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The Extremities

At high altitude you are at more risk from burning and freezing. High levels of UV radiation at altitude can easily cause sunburn. Low temperatures and low oxygen make it easier for your skin to develop frostbite, especially in people who already have poor circulation (such as in Raynaud’s disease).

Frostbite can happen to any body part in freezing temperatures and / or high winds. Early signs of frostbite are white, numb and hard skin. Re-warming is very painful and the skin may go red, itchy, blotchy and swollen. If freezing goes on, blisters may develop and finally the skin can go black and die. This is very serious and may lead to amputation of fingers and toes.

Body parts most at risk of sunburn and cold injuries are those ‘sticking out’ – lips, toes, nose, chin, fingers, ears – so they will need extra protection.

Swelling around the hands, face and ankles at altitude is common. This is not serious, but it may be worth checking for other problems.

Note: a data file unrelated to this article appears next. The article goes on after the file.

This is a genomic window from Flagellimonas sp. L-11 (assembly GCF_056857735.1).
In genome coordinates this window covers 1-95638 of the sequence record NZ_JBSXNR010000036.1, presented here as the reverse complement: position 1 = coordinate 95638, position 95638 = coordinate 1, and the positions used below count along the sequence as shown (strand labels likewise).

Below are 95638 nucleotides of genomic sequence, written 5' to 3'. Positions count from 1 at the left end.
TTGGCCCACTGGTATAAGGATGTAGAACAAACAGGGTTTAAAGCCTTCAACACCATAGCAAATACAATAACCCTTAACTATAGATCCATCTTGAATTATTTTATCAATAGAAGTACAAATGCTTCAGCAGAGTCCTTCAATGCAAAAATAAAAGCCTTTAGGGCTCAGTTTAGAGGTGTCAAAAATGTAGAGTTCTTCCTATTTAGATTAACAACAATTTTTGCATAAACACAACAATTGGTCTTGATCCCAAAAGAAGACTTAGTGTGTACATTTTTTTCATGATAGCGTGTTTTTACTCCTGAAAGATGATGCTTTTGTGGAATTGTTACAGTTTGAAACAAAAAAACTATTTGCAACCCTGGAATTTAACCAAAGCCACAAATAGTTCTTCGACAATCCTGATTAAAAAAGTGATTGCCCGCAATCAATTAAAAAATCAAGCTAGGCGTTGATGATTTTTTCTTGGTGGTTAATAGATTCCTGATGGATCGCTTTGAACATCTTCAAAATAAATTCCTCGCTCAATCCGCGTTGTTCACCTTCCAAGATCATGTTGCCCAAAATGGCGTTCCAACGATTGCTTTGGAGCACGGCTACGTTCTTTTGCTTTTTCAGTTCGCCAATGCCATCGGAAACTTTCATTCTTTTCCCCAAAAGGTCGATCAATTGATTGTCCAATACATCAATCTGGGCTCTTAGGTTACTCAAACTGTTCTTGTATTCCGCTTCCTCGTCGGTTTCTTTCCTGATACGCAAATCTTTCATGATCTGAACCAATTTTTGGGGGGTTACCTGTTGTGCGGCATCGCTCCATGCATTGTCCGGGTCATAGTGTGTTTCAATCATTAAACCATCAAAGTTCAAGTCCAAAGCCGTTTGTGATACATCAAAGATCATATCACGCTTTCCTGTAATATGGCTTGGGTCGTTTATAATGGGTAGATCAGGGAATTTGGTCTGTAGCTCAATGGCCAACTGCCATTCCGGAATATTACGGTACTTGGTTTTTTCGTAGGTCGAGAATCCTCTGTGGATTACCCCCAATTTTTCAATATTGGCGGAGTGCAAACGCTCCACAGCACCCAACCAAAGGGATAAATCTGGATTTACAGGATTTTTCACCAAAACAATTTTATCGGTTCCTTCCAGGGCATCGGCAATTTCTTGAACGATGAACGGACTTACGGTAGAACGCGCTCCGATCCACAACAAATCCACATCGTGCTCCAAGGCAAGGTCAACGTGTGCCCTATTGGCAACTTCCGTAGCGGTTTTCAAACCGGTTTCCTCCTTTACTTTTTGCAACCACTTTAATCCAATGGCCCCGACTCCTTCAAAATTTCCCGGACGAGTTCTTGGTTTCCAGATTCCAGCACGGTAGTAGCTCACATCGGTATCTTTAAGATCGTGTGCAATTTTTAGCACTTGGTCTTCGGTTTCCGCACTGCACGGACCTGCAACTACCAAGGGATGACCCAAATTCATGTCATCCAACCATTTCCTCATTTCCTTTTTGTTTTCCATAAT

Keep hands and feet dry, change wet gloves / socks quickly.
Wear properly fitted kit.
Apply sunscreen / block

Get suncreen (SPF 15-30).
Get total sun block.
Get warm gloves, socks, hat, boots - be sure they fit properly.

During an avalanche in the Himalayas, nine people were killed and several others were injured. The injured were air-lifted out to hospital. The porters involved were left behind to find their own way down, carrying the equipment of their clients. Some of the porters never made it back, but died from the cold. The clothing they had was not good enough for the conditions, but they dare not open the bags they were carrying. They died beside bags containing warm mountain clothing.

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